Seeking links through Solar Supply Chain

January 4, 2011
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Stahlin Non-Metallic Enclosures of Belding isn’t exactly a household name to Michigan consumers, but pretty much the entire North American industrial electrical components industry knows who they are.

That’s why Stahlin is a perfect addition to the new West Michigan Solar Supply Chain, an informal group of businesses and organizations set up in early 2010 by The Right Place Inc., a regional economic development agency in Grand Rapids.

Rick Chapla, vice president of business development at The Right Place and an organizer of the solar supply chain group, with help from Bruce Goodman of the Varnum law firm, said the group is meeting frequently to “explore business development opportunities with Tier 1 or OEM companies” involved in producing equipment for electrical generation from sunlight.

In January the group plans to meet at the GVSU Michigan Alternative and Renewable Energy Center in Muskegon.

“We’ve got three renewable energy groups that are meeting on a monthly basis, and solar is one of the three,” said Chapla. The other groups are companies or organizations interested in supporting wind-generated electricity and bio-energy.

Mention solar energy in West Michigan and United Solar Ovonics in Greenville comes to mind.

“They are a participant,” said Chapla.

Stahlin, located at 500 Maple St. in Belding, is a 60-year-old company with 85 employees. It is a division of privately held Robroy, based near Pittsburgh.

Stahlin is a specialized company that manufactures electrical enclosures, primarily out of fiberglass materials. The enclosures are essentially a type of box that can range in size from 3 inches square to 5-by-7 feet. The enclosure protects electrical components used in an industrial environment from exposure to the elements, as well as protecting people from contact with the electrified components.

“We sell across all vertical markets. Anywhere there is an electrical control, we would sell into those markets,” said Jeffrey Seagle, president of Stahlin, which is pronounced “stay-lin.”

He said there tend to be many markets for Stahlin enclosures, but none of them are in consumer applications, only commercial or industrial settings.

Seagle said the West Michigan solar supply chain group also includes nonprofit entities such as colleges and universities.

“Everyone knows there’s this market developing in solar, and everybody is trying to figure out how to learn if it’s right for them — if there is opportunity,” said Seagle. “The group created a forum where ideas could be shared,” along with their experiences related to solar equipment manufacturing.

Companies that might be considered reluctant joiners, or are financially limited, need not worry.

“There is no membership associated with it,” said Chapla, and there is no cost to participate.

He has a list of about 20 company and organization names that are notified of meeting locations and dates of the solar supply chain group, but the number is constantly growing, he said.

Every month, “somebody hears about what we’re doing,” he said, so they call him and then show up at the next gathering.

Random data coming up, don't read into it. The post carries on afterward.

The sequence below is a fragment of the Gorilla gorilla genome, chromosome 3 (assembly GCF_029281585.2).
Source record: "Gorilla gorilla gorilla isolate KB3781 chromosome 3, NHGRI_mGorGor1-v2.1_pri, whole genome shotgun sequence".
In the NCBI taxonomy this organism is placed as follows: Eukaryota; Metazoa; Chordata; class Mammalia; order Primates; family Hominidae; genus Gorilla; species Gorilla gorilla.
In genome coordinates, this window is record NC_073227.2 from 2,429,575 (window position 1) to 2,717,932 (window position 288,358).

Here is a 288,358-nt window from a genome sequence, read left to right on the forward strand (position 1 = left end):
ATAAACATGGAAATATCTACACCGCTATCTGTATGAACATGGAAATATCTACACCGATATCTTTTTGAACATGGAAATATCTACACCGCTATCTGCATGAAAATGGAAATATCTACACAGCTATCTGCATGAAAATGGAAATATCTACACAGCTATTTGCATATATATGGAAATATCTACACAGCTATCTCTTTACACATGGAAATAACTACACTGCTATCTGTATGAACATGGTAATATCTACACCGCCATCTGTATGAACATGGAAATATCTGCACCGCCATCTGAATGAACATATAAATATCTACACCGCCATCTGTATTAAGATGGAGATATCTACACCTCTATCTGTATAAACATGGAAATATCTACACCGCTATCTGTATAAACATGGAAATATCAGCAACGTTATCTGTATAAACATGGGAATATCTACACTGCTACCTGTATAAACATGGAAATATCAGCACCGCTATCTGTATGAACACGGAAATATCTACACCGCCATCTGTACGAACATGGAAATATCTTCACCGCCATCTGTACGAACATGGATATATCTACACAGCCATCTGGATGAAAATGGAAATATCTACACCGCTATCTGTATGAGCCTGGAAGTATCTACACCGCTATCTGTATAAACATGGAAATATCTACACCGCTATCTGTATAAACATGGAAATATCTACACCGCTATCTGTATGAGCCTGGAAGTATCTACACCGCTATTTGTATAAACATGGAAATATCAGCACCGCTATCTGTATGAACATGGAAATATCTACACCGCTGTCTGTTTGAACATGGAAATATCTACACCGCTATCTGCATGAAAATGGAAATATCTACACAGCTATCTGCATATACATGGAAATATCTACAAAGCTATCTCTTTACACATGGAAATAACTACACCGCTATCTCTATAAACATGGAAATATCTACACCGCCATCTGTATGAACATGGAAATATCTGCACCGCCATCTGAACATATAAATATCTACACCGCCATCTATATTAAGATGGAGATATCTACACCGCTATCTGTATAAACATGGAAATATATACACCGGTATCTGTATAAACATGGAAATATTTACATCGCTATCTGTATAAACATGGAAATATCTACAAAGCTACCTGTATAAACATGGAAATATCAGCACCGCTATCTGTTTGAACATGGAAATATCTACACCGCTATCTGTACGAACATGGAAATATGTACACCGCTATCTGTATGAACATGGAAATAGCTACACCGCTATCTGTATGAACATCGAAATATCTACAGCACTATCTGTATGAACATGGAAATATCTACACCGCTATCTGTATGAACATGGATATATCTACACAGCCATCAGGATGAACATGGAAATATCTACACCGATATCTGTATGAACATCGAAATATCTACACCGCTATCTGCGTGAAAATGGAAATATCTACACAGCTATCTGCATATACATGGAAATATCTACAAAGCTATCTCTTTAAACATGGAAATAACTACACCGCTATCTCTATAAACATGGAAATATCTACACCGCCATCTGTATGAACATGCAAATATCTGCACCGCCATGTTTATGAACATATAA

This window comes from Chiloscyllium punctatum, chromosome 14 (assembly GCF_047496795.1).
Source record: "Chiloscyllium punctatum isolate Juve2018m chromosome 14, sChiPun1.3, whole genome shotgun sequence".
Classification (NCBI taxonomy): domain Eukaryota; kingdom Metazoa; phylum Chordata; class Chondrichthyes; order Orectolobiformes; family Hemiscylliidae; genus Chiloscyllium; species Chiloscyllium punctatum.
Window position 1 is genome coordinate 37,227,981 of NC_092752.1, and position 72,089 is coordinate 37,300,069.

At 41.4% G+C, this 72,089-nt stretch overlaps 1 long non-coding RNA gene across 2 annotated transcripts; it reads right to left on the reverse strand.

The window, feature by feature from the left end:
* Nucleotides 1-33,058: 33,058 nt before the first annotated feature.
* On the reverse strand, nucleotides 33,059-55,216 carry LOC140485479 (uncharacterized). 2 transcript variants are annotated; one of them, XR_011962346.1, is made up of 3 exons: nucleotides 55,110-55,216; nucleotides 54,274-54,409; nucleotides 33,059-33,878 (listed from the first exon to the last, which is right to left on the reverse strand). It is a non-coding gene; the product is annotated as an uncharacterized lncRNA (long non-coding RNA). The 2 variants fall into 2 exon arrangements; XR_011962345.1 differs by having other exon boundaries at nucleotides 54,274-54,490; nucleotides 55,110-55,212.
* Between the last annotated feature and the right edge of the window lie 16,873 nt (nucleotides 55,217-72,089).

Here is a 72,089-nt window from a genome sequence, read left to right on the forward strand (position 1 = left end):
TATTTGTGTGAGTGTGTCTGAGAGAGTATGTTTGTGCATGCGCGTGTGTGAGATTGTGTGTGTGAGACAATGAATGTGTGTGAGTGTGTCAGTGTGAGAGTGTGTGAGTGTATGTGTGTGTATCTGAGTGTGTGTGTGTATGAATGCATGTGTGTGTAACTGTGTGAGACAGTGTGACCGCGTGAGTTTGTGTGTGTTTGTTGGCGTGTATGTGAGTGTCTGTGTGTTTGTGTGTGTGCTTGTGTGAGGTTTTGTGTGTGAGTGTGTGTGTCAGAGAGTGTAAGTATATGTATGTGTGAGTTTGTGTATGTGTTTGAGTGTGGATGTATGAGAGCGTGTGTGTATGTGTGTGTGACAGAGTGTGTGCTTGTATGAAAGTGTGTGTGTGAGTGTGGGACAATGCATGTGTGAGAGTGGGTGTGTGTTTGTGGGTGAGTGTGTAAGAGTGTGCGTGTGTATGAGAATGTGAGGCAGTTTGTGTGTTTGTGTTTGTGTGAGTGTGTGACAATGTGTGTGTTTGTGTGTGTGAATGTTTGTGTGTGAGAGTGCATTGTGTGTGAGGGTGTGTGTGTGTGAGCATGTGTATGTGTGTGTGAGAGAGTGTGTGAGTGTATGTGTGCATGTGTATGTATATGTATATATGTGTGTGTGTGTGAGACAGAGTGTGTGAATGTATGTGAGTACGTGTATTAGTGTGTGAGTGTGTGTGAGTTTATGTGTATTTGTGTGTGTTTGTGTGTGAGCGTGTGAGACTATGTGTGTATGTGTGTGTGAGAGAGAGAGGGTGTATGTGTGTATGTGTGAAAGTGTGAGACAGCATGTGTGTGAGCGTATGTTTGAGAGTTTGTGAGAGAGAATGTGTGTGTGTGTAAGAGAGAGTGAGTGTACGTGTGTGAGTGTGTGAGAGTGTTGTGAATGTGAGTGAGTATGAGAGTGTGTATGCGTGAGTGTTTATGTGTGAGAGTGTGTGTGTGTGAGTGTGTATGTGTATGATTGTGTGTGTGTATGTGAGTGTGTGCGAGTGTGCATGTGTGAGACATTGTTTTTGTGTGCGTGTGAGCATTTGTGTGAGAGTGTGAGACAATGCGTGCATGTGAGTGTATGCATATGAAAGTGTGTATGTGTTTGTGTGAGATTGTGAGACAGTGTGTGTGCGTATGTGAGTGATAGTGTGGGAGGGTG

Chapla is working to get an Adrian company, Patriot Solar, involved with the group in the year ahead.

Adrian is on the other side of the state, of course — “but that’s OK,” said Chapla. “It is first and foremost about the business development in and with West Michigan companies. But we also understand — especially given the competencies that are growing leaps and bounds in the Thumb area — that it is a matter of linking with companies in Michigan, not just West Michigan.”

“Frankly, I think there are probably others out there” in West Michigan. “We just need to find them. Slowly but surely, we’re finding them,” he said.

“Stahlin is absolutely at the top of my list, in terms of competency and capacity and the devoting of resources to diversify their product and expand business development opportunities,” said Chapla.

“They are a great role model, and I hold them in high regard as to what other companies should look for, as an example of best practices,” he added.

Seagle could not divulge specific figures for Stahlin sales but said the number is “greater than $25 million.” In 2009, Stahlin sales were off by about 15 to 20 percent, “but it’s all relative. I would say we fared well.”

“This year we’ve had a tremendous rebound and we’ll see record sales,” he added. “Part of it is in new markets such as solar. We’ve seen a real uptick.”

The parent company, Robroy, has been active in the electrical components industry for about 105 years, he said.

Enclosures for solar generation installations are “still less than 10 percent of our overall business but it has potential, at least for the next five years or so. We see some significant opportunities, really, in any of the renewable energies,” he said.  That’s because all of the different forms of renewable energy are mainly converted into electricity.

For more information about the West Michigan Solar Supply Chain, contact The Right Place at (616) 771-0325.

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